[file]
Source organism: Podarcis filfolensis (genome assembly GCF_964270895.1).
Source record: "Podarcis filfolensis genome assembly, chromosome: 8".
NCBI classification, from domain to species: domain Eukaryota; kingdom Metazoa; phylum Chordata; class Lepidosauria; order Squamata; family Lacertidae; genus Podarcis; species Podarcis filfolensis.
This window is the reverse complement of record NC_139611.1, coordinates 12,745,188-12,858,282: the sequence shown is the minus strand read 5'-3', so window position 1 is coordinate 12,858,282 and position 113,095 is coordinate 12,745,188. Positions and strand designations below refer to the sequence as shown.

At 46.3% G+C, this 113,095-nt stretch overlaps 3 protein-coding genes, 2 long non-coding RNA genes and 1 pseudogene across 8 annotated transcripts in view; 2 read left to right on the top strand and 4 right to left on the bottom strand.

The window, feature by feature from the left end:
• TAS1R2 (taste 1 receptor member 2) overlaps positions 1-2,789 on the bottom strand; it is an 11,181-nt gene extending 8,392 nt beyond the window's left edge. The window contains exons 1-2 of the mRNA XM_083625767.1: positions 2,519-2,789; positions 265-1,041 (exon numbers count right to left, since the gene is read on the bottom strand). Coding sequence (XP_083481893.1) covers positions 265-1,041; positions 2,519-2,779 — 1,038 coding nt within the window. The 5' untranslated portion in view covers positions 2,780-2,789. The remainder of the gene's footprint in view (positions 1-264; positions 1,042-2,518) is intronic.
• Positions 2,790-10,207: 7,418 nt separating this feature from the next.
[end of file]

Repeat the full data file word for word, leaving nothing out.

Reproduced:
Source organism: Podarcis filfolensis (genome assembly GCF_964270895.1).
Source record: "Podarcis filfolensis genome assembly, chromosome: 8".
NCBI classification, from domain to species: domain Eukaryota; kingdom Metazoa; phylum Chordata; class Lepidosauria; order Squamata; family Lacertidae; genus Podarcis; species Podarcis filfolensis.
This window is the reverse complement of record NC_139611.1, coordinates 12,745,188-12,858,282: the sequence shown is the minus strand read 5'-3', so window position 1 is coordinate 12,858,282 and position 113,095 is coordinate 12,745,188. Positions and strand designations below refer to the sequence as shown.

At 46.3% G+C, this 113,095-nt stretch overlaps 3 protein-coding genes, 2 long non-coding RNA genes and 1 pseudogene across 8 annotated transcripts in view; 2 read left to right on the top strand and 4 right to left on the bottom strand.

The window, feature by feature from the left end:
• TAS1R2 (taste 1 receptor member 2) overlaps positions 1-2,789 on the bottom strand; it is an 11,181-nt gene extending 8,392 nt beyond the window's left edge. The window contains exons 1-2 of the mRNA XM_083625767.1: positions 2,519-2,789; positions 265-1,041 (exon numbers count right to left, since the gene is read on the bottom strand). Coding sequence (XP_083481893.1) covers positions 265-1,041; positions 2,519-2,779 — 1,038 coding nt within the window. The 5' untranslated portion in view covers positions 2,780-2,789. The remainder of the gene's footprint in view (positions 1-264; positions 1,042-2,518) is intronic.
• Positions 2,790-10,207: 7,418 nt separating this feature from the next.